Raif Badawi did receive those 50 lashes today.

What follows is making me writhe with rage and grief and more rage, so be warned.

The CBC reports:

“We received confirmation that the 50 first lashes were given this morning,” Mireille Elchacar told the CBC Radio showQuebec AM,adding that Badawi spoke with his wife not long after receiving his first 50 lashings.

“Of course she is devastated. I think he was not very fond of giving details to his wife to not scare her, so he did not give any more details.”

Elchacar, who is a spokeswoman for Amnesty International, said Badawi is not in good health.

“They decided to make him see a doctor before the lashing — to make sure he is in good health to receive the lashing … After the lashing, he was sent directly to his prison cell.”

They made him see a doctor to make sure he was “healthy” enough to be whipped 50 times. Nobody is healthy enough for that: there is no such form of health!

Amnesty International quoted a witness as saying the flogging took place before the public and security officials in front of the al-Jafali mosque in Jeddah.

In front of the mosque. After Friday prayers. I read somewhere (I don’t remember where now) that the watchers yelled the usual “Allahu akbar.”

Fuck Allah. Allah is an evil demon. Allah is the projection of people’s most horrible impulses and attitudes. Allah is a monster of sadism and domination.

“The whole ordeal lasted around 15 minutes. Afterwards, he was put back in the bus and taken away,” the group said in a statement.

Badawi, who was first arrested in June 2012 for  setting up the “Free Saudi Liberals” website, is sentenced to 50 lashings every Friday for the next 19 weeks.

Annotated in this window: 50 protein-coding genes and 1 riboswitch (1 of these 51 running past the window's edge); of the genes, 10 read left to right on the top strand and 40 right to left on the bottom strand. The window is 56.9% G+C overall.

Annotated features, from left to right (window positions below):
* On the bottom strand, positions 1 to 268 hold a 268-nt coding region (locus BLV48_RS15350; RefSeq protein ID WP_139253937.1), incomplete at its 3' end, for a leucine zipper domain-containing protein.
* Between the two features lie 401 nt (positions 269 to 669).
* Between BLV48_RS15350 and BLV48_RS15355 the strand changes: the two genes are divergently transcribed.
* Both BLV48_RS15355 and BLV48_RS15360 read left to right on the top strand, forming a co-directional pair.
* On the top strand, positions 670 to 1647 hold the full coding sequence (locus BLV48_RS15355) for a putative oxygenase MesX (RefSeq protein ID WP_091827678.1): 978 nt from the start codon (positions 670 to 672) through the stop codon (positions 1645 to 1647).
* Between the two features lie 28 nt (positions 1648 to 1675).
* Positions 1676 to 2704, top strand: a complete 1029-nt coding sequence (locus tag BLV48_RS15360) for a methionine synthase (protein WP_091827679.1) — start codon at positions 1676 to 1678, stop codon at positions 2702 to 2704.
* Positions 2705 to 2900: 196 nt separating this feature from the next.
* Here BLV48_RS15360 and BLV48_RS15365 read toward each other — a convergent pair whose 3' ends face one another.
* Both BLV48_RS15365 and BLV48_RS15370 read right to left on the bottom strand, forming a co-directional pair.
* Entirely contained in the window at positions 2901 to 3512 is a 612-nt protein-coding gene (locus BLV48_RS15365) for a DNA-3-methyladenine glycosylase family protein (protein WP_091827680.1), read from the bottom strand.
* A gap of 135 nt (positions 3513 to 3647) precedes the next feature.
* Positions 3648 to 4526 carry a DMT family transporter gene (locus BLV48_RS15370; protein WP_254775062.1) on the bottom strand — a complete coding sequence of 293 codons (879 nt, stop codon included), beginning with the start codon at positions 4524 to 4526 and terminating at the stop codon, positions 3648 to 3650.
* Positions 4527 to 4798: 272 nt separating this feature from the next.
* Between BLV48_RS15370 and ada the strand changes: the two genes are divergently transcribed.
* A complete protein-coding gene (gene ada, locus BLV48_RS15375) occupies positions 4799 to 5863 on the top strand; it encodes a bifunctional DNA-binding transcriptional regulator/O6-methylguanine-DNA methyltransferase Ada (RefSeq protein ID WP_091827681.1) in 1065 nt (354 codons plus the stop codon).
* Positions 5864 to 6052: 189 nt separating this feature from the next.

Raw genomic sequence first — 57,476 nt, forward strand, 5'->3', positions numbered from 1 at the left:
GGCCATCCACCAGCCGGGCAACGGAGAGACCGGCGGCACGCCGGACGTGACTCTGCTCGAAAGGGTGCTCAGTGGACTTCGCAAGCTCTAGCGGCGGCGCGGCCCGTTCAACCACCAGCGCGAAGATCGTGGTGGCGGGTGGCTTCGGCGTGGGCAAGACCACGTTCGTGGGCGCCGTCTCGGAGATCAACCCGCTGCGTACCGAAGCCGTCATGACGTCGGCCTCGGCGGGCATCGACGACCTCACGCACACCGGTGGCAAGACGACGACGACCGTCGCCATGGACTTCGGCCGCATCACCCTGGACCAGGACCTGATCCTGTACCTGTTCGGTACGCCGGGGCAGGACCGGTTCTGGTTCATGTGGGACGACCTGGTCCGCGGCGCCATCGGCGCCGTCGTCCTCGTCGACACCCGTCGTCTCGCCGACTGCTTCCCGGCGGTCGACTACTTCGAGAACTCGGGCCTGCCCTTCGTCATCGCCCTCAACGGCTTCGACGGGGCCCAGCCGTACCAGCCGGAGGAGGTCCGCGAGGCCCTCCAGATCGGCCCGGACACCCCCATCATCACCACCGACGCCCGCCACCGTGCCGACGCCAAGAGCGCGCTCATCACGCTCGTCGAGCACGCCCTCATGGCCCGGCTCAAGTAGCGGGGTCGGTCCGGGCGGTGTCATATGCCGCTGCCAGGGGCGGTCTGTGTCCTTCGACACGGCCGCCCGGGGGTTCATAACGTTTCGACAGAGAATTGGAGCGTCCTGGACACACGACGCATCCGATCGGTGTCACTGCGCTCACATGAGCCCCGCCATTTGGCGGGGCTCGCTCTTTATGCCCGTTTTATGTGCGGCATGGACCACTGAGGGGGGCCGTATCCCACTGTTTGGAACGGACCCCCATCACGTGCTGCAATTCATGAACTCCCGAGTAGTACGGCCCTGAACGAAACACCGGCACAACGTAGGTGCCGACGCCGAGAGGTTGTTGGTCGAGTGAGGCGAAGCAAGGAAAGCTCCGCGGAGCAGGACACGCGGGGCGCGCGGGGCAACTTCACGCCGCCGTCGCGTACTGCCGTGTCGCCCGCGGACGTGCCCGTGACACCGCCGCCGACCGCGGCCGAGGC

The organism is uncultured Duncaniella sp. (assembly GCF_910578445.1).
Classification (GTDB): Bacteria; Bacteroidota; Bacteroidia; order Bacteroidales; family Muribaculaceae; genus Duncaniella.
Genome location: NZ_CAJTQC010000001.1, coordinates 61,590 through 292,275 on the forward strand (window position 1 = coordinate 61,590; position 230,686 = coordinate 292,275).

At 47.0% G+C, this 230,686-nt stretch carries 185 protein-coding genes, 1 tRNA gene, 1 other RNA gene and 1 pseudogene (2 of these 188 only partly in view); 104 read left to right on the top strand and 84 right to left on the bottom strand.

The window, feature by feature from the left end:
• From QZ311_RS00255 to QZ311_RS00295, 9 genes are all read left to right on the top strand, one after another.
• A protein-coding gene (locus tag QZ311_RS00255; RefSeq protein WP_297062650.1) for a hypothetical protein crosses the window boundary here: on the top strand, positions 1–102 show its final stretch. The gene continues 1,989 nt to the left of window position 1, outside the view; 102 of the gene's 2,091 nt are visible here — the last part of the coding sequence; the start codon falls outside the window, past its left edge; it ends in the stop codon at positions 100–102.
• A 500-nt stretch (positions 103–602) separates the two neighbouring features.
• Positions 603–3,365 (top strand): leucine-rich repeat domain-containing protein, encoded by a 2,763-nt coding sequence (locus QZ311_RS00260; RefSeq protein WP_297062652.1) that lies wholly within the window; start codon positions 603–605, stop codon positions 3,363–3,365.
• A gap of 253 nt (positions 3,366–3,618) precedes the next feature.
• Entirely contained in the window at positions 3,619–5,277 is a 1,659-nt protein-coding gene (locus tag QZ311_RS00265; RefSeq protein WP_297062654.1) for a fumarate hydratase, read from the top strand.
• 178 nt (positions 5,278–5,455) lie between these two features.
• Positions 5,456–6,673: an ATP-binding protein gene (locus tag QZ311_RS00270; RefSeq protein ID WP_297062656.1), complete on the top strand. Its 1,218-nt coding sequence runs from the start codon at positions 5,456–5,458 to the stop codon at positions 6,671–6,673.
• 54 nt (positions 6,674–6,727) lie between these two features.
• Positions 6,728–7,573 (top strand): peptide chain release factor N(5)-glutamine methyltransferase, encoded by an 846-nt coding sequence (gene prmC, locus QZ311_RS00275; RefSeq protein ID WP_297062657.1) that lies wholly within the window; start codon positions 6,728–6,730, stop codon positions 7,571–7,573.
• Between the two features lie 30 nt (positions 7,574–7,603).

Prosecutors had demanded he be tried for apostasy, which carries the death penalty in Saudi Arabia, but a judge dismissed that charge.

Yeah, right, except that 1000 lashes are fatal anyway.

Badawi’s website included articles critical of senior Saudi religious figures and others from Muslim history.

Saudi Arabia’s legal code follows sharia Islamic law. Judges are trained as religious scholars and have broad scope to base verdicts and sentences on their own interpretation of religious texts.

Saudi Arabia on Wednesday condemned the killings of 12 people in an attack on a French satirical newspaper which had lampooned Islam. But it has also in the past called for an international law to criminalize insults to the world’s main religions.

Fuck Saudi Arabia, too.

(This is a syndicated post. Read the original at FreeThoughtBlogs.)



Guest post: The community of the potentially mockable

Jan 9th, 2015 3:23 pm | By

Guest post by Salty Current

I posted the other day just after the attack on Charlie Hebdo, referring to a film I’d recommended back in 2011 – It’s Hard Being Loved By Jerks.¹ It was a documentary about Charlie Hebdo’s decision to publish the Danish cartoons and the court case that followed. What was clear in the film was that the staff at CH, a leftwing, antiauthoritarian publication, were very concerned that their publishing the images not contribute to racism or be seen as supporting the anti-Muslim and anti-immigrant Right. The choice of cover, with Mohammed in despair saying “It’s hard being loved by jerks,” was quite brilliant, targeting the Islamists and separating them from the Muslim community.

CH was almost uniquely in a position to print the images as a defense of free expression and the right to blaspheme, because over the years they’d targeted the sacred figures of numerous religions as well as atheists and all sorts of political leaders. They had also openly targeted racism in French society. They had been sued by the Catholic Right more than a dozen times in recent years. This history made their argument in court ring genuine: in addition to considering the right to blaspheme as fundamentally necessary to their art and journalism, they regarded targeting Islam’s sacred cows as a gesture of inclusion. They were saying they lampoon everything held sacred and lampooning Islam’s sacred symbols meant that they see Muslims as part of the French community, the community of the potentially mockable.